The staff created a group chat on Weixin, one of China's most popular super apps, sharing the travelers' daily updates. Some tourists would write poems after visiting a spot and then share them in the group. A 71-year-old man from Jiangsu Province took photos of every scenic spot's introduction so he would be able to thoroughly read them later.
"These lovely tourists remind me of my grandparents," Xiaolu shared. "They learn hard, like students, and try to remember every detail along the route."
A large market
According to the 2020 Chinese census, the number of people aged 60 and above in China stood at 264 million that year, 18.7 percent of the total population. This number is projected to reach 300 million by 2025 and 400 million by 2035.
Figures from the China National Committee on Aging showed that the consumption of senior group tourism increased an average of 23 percent each year, from 2016 to 2020, reaching 700 billion yuan ($98 billion) in 2021. Today, senior travelers account for more than 20 percent of the total number of travelers in the country. That means among every five tourists in China, one is a senior.
New Oriental is no early bird in this industry. Many tourism agencies already tapped into the senior travel sector years ago. Take Lou Yawei from Wuxi in Jiangsu, who has been working in senior tourism from 2018.
Lou refers to the seniors in his travel group as "retired students" and told Beijing Review that a growing number of seniors are now starting to enjoy traveling around, freeing themselves from family undertakings such as looking after their grandchildren. "This is especially more obvious in some more developed areas in east China," he explained.
"Many older tourists are not satisfied with simply visiting a scenic spot," he said. "They want to spend more time learning about the customs and cultures of their destinations."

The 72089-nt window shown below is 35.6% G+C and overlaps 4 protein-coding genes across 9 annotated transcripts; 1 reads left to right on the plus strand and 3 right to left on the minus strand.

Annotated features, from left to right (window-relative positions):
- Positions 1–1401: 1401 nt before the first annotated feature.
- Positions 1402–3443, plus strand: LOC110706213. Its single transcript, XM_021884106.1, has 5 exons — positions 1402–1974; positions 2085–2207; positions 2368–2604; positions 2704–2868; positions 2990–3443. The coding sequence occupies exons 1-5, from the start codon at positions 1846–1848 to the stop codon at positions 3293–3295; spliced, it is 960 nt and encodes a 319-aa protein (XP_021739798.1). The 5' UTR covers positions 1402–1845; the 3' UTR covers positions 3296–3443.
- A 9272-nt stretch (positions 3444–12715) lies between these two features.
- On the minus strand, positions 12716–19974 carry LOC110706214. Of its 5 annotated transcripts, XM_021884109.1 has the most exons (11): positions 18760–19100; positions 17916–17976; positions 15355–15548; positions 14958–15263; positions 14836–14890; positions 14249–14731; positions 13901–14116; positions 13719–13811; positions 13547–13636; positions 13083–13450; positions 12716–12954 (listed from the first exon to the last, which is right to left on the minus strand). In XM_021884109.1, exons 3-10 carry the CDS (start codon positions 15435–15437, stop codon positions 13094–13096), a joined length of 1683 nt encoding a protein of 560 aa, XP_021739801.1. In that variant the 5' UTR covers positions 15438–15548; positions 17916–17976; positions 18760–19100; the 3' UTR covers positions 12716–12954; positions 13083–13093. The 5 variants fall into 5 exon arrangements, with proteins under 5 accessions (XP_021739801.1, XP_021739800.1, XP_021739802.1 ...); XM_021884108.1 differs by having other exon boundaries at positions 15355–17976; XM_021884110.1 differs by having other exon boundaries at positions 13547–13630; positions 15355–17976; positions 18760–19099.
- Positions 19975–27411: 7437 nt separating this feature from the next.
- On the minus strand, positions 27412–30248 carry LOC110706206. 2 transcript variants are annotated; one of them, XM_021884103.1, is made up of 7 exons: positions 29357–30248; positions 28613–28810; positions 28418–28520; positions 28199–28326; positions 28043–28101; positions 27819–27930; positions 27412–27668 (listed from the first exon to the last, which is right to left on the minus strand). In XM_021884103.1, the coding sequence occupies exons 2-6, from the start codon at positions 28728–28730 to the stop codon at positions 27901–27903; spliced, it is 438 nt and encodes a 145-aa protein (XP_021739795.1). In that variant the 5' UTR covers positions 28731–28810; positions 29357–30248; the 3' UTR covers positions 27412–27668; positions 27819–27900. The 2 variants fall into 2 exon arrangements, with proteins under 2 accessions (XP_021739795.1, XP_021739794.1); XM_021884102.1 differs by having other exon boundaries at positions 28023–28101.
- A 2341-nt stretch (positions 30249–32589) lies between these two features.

He revealed that Chinese people aged 60 to 65 are today's most active senior travel group and are more likely to travel independently. "Some in this group know how to use a smartphone to book hotels and make other reservations so they enjoy more flexible travel plans," he said. "Some stay in one place for months and then move on to a new place. Some purchase recreational vehicles to be able to do so."
Older seniors are more inclined to join a tour group as doing so saves the hassles of making travel arrangements and they also need company should a physical mishap occur.
A growing number of tourism services aim to meet this group's demands. For example, in Xinjiang Uygur Autonomous Region, a train boasting only deluxe sleeping compartments takes passengers on a 15-day tour of major scenic spots all over the region. "It largely relieves the possible fatigue of traveling through Xinjiang—because it's such a big region," Lou said. "Many of my customers love to board this train."
More places are working on developing tailored routes and spots for senior tourists as well as more facilities serving senior travelers, Dai Bin, Director of the China Tourism Academy, told Xinhua News Agency. "As China has seen a strong boom of post-pandemic tourism, we should provide more diverse services to meet the evolving demands of senior tourists."
(Print Edition Title: Suits You, Seniors!)
Copyedited by Elsbeth van Paridon
Comments to email@example.com